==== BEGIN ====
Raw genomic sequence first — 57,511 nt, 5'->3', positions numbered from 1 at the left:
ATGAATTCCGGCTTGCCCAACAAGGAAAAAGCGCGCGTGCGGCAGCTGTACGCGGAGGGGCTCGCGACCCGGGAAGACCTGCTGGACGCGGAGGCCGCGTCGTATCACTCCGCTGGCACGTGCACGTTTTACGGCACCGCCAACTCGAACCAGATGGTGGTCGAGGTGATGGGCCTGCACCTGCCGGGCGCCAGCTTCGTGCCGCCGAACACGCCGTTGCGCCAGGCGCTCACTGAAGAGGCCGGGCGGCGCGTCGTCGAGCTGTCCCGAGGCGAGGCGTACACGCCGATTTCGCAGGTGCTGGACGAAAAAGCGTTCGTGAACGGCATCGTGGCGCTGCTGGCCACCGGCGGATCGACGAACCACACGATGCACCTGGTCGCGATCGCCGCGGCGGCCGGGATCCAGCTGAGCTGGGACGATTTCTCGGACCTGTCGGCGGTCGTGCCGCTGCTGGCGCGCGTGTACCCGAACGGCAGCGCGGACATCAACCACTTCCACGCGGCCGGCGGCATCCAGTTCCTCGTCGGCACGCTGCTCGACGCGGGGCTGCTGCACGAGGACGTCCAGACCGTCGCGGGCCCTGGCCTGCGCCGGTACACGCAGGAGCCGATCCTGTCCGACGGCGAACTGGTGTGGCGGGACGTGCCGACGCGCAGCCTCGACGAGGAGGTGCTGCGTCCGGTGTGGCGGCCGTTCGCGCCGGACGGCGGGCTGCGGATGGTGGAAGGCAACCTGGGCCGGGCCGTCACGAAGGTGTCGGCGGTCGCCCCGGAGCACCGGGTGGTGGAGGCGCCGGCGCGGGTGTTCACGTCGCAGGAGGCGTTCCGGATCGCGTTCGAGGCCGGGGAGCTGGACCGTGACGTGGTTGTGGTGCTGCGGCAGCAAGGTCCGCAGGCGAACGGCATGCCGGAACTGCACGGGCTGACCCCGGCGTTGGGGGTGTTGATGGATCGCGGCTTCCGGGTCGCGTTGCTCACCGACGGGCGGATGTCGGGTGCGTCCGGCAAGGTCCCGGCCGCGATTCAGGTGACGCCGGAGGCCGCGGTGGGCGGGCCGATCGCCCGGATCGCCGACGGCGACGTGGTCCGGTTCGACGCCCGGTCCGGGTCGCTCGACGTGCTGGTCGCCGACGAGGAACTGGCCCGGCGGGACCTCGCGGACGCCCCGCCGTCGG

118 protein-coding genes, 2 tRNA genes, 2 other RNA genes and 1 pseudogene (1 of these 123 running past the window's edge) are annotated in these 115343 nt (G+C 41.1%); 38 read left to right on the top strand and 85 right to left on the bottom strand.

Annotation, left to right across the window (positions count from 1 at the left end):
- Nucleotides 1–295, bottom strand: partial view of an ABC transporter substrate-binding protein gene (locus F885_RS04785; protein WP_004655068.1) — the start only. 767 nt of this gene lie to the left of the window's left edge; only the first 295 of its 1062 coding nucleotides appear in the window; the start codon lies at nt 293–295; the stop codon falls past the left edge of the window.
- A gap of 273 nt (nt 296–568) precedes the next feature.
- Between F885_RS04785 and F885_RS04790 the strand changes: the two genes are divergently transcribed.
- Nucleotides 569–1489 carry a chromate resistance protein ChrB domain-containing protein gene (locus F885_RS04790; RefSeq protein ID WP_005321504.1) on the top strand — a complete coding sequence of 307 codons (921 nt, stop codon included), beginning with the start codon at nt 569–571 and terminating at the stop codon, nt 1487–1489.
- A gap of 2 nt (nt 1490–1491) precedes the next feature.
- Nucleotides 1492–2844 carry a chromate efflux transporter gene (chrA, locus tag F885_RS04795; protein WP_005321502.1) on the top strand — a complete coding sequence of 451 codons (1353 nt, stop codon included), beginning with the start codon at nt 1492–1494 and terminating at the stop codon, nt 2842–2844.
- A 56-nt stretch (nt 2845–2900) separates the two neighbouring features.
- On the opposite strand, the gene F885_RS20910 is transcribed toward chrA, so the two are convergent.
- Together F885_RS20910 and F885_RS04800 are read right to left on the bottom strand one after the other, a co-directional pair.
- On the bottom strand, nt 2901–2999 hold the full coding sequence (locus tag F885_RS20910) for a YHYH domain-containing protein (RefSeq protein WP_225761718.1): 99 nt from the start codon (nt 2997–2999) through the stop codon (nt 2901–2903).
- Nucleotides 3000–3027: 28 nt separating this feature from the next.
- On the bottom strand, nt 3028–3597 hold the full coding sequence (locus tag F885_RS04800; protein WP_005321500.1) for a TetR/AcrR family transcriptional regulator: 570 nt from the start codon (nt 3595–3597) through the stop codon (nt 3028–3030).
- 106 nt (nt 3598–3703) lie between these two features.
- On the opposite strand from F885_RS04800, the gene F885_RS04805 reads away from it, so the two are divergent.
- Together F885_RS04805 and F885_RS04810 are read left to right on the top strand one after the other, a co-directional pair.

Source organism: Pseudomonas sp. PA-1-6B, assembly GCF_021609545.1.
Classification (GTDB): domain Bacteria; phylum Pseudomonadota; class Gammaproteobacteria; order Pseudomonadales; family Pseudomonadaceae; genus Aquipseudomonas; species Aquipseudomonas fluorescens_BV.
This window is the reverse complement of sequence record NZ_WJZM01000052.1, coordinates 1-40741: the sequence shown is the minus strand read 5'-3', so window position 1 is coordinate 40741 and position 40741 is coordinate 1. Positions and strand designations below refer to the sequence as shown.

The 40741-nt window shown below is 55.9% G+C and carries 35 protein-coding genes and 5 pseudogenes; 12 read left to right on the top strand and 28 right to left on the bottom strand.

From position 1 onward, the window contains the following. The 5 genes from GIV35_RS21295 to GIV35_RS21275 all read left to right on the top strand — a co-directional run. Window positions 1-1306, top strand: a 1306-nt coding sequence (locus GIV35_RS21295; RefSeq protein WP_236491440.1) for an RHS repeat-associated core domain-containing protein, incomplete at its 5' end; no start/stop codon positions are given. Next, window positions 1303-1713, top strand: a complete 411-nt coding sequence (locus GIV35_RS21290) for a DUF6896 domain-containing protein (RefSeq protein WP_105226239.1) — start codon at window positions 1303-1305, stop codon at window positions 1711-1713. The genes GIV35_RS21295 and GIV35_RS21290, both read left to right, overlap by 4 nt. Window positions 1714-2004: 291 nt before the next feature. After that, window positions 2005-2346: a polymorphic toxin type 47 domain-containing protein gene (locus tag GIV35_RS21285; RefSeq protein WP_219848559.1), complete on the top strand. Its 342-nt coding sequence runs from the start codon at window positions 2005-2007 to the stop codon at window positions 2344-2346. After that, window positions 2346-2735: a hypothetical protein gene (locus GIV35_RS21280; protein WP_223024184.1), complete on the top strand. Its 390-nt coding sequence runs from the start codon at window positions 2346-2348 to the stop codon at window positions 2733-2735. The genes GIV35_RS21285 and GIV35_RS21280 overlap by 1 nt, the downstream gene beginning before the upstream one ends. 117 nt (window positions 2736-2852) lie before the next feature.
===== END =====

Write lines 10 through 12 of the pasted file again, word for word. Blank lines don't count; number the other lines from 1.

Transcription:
- Nucleotides 1492–2844 carry a chromate efflux transporter gene (chrA, locus tag F885_RS04795; protein WP_005321502.1) on the top strand — a complete coding sequence of 451 codons (1353 nt, stop codon included), beginning with the start codon at nt 1492–1494 and terminating at the stop codon, nt 2842–2844.
- A 56-nt stretch (nt 2845–2900) separates the two neighbouring features.
- On the opposite strand, the gene F885_RS20910 is transcribed toward chrA, so the two are convergent.